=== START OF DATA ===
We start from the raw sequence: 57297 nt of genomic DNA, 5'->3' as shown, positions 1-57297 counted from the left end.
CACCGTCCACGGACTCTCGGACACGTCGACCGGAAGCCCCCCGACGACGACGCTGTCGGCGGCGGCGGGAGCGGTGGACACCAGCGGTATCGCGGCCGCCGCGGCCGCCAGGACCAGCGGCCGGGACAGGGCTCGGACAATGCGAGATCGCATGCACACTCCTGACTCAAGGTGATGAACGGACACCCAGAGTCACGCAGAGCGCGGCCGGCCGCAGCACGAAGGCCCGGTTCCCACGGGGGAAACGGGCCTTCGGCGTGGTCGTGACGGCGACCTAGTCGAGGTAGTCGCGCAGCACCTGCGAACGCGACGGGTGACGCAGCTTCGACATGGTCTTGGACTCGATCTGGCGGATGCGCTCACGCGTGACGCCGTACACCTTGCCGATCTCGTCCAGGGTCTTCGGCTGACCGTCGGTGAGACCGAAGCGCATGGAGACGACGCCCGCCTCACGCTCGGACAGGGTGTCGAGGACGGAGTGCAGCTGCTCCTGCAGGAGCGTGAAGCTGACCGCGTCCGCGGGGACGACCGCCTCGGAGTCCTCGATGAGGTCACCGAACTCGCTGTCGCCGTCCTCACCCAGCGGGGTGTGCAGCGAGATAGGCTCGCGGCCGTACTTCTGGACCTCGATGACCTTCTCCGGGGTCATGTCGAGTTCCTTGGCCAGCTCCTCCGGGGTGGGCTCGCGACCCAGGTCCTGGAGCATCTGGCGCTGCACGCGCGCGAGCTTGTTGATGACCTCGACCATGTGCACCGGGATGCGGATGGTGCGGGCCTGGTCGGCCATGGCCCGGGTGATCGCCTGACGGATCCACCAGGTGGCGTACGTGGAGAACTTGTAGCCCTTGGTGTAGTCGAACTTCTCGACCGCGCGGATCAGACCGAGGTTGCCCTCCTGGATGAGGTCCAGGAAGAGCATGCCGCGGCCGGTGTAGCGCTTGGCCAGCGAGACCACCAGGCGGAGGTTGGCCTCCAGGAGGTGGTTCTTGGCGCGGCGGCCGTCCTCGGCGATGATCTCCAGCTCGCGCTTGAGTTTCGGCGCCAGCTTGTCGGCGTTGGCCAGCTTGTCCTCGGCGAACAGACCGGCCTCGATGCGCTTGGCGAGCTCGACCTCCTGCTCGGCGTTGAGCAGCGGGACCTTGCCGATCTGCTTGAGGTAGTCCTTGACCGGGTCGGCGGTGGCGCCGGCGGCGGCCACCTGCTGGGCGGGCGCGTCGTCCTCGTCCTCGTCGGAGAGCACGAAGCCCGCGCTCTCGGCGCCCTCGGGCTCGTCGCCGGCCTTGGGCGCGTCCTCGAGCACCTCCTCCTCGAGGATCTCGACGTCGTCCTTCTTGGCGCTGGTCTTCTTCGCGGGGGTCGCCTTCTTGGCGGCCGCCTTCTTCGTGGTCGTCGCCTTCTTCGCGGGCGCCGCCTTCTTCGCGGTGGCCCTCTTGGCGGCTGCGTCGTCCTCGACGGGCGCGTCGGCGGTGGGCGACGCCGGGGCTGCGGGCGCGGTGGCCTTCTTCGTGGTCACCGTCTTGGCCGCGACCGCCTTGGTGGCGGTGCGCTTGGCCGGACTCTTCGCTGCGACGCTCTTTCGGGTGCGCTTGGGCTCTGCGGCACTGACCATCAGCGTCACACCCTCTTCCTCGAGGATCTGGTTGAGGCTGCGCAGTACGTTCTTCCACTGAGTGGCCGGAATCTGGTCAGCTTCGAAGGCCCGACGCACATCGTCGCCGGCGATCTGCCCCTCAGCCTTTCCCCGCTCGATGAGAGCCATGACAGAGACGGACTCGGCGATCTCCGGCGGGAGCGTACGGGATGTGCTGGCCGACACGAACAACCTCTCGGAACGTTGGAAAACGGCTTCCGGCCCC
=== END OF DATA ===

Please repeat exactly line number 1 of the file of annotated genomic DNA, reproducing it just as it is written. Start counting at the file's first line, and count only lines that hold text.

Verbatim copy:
We start from the raw sequence: 57297 nt of genomic DNA, 5'->3' as shown, positions 1-57297 counted from the left end.